In terms of specifics, for a corporation, the maximum profit sharing contribution is 25% of W-2 gross incomes for employees, while for a sole proprietor, the contribution is 20% of net income, with both being maintained below the $61,000 limit.

Not sure which plan is for you, check out our Retirement Plan Evaluator to learn in 30-seconds.

 

2022 401k contribution limits

SEP IRAs

A SEP IRA is best suited for self-employed individuals and small business owners who want a less complicated and affordable way to save for retirement. Employers can also set them up for their employees; however, it’s their prerogative to contribute.

The annual contribution limit cannot climb above $58,000 for 2021 and $61,000 for 2022. This also includes the compensation limit, which will rise from $290,000 in 2021 to $305,000 in 2022.

Traditional IRAs and Roth IRAs

The contribution limits for traditional IRAs and Roth IRAs will remain the same at $6,000, which is from 2019, and $1000 catch up for those of age 50 and older. However, the IRS will allow more Americans to participate in Roth IRA contributions. This is following another announcement that the income phase-out ranges will be increased.

For single filers and heads of households, the new ranges will be $129,000 to $144,000. The range for married couples who file jointly is $204,000 to $214,000. In case a married person files separately from their spouse, the range stays at 0-$10,000 and is not under COLA.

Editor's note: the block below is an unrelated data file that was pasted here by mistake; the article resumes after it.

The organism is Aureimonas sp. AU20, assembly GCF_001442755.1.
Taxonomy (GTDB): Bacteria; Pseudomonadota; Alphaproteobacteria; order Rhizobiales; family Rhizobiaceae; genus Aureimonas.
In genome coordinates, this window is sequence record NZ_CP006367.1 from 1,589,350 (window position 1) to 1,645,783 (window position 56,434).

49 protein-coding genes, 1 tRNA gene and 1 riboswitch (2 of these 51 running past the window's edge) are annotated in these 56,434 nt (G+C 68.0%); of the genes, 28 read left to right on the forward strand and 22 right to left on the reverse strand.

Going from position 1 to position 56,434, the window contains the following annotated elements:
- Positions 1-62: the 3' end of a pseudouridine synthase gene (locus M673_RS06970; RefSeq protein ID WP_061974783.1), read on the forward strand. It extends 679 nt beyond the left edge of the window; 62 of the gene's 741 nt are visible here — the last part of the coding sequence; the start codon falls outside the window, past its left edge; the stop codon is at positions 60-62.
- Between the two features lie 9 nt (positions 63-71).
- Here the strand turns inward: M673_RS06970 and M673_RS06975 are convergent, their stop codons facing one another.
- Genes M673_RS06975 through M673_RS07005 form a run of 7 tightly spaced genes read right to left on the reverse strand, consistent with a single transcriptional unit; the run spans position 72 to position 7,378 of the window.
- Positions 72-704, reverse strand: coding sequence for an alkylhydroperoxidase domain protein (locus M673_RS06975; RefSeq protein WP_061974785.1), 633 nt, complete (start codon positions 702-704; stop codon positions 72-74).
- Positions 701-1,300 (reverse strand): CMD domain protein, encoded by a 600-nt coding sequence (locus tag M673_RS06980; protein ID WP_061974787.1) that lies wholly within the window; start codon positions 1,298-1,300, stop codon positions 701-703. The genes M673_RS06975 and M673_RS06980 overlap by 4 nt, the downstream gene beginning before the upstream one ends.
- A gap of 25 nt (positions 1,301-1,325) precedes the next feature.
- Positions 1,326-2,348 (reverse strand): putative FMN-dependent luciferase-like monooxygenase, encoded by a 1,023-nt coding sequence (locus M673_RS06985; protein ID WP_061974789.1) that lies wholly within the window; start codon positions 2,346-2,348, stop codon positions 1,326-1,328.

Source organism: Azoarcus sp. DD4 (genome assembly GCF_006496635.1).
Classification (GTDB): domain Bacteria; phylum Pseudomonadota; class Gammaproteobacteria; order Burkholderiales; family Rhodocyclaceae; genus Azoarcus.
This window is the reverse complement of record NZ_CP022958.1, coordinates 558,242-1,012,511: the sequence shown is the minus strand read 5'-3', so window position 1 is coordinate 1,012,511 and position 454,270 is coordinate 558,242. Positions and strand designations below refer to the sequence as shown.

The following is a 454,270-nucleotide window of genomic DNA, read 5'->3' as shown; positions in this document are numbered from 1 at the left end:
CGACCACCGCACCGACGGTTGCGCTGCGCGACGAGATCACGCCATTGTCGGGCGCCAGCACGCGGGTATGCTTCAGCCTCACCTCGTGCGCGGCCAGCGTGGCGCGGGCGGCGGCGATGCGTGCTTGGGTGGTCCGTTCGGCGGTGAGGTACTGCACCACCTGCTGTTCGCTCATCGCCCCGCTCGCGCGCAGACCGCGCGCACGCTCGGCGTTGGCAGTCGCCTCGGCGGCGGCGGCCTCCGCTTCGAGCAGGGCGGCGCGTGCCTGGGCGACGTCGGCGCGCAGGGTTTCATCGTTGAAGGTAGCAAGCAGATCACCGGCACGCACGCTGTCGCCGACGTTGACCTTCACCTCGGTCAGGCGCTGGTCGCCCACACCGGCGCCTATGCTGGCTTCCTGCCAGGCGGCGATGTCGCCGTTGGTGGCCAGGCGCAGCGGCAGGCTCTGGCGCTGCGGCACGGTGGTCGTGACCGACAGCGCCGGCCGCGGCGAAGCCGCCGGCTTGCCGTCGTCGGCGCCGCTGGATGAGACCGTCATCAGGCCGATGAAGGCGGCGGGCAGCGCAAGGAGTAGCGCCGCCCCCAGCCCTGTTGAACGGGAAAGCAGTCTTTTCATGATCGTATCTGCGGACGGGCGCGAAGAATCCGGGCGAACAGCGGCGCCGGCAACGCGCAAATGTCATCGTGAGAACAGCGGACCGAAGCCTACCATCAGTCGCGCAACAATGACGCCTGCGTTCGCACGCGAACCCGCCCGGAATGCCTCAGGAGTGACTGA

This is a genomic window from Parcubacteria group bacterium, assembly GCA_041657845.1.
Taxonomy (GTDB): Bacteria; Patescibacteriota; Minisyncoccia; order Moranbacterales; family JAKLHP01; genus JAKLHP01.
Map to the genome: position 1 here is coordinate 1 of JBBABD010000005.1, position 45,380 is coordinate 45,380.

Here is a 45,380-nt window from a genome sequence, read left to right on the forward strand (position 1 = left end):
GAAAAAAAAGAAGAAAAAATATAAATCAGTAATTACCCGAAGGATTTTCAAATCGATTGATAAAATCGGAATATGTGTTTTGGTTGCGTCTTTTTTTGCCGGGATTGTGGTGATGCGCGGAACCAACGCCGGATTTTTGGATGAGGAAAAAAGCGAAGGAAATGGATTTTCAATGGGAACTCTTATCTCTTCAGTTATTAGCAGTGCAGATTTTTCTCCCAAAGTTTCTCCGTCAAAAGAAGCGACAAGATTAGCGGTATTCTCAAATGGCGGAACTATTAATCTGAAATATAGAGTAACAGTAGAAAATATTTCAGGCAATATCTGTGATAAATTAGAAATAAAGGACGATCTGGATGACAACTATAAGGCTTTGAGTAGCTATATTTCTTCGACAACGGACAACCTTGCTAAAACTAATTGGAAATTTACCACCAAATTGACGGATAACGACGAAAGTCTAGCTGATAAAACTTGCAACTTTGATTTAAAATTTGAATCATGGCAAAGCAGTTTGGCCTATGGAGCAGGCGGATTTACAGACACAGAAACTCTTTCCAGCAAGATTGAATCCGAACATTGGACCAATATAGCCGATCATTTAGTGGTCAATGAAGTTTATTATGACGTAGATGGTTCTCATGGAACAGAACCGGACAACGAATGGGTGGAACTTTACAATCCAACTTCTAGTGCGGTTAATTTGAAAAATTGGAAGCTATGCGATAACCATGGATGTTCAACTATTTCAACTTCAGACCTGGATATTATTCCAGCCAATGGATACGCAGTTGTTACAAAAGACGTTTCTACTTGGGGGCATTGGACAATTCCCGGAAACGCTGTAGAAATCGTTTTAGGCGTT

For a traditional IRA contributor who is covered by a workplace retirement plan, the AGI phase-out range for singles is $68,000 to $78,000, while for married couples filing jointly it is $109,000 to $129,000. Similarly, for a married couple filing separately and covered by a workplace retirement plan, the range is 0-$10,000 and is not subject to COLA.

Saver’s Credit Income Limit for 2022

This is good for workers who don’t earn a big paycheck but can improve their retirement savings. They will be able to earn between $1,000 and $2,000 more in 2022 and still qualify for saver’s credit. Saver’s credit targets low to middle-income workers who contribute towards a 401k plan or individual retirement account.